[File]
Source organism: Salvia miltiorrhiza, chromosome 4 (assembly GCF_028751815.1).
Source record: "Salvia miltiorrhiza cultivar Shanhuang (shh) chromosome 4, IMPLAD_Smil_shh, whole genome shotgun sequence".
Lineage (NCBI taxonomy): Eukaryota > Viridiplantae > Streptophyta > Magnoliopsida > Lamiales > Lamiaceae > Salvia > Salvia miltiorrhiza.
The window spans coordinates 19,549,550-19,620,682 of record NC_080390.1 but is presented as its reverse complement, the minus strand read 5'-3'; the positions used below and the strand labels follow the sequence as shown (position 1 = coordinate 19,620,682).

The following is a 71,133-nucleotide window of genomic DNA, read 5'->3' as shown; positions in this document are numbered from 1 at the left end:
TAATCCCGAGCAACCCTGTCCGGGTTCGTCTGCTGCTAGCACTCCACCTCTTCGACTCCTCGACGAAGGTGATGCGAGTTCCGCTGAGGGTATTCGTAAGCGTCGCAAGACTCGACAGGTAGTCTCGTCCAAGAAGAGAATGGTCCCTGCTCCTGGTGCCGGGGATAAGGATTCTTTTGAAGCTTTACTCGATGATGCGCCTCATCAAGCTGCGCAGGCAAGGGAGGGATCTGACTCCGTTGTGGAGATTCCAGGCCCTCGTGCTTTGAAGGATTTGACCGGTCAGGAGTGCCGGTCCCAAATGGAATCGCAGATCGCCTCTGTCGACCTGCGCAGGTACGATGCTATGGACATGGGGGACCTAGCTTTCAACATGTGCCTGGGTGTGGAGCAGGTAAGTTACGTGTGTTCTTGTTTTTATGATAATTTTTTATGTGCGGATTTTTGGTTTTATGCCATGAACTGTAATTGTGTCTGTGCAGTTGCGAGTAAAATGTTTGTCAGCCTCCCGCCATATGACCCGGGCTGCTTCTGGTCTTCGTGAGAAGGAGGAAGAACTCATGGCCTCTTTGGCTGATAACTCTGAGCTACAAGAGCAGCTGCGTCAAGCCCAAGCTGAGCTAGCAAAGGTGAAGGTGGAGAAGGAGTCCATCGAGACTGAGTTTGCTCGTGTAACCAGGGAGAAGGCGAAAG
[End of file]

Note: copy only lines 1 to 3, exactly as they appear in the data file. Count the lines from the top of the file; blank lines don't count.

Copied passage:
Source organism: Salvia miltiorrhiza, chromosome 4 (assembly GCF_028751815.1).
Source record: "Salvia miltiorrhiza cultivar Shanhuang (shh) chromosome 4, IMPLAD_Smil_shh, whole genome shotgun sequence".
Lineage (NCBI taxonomy): Eukaryota > Viridiplantae > Streptophyta > Magnoliopsida > Lamiales > Lamiaceae > Salvia > Salvia miltiorrhiza.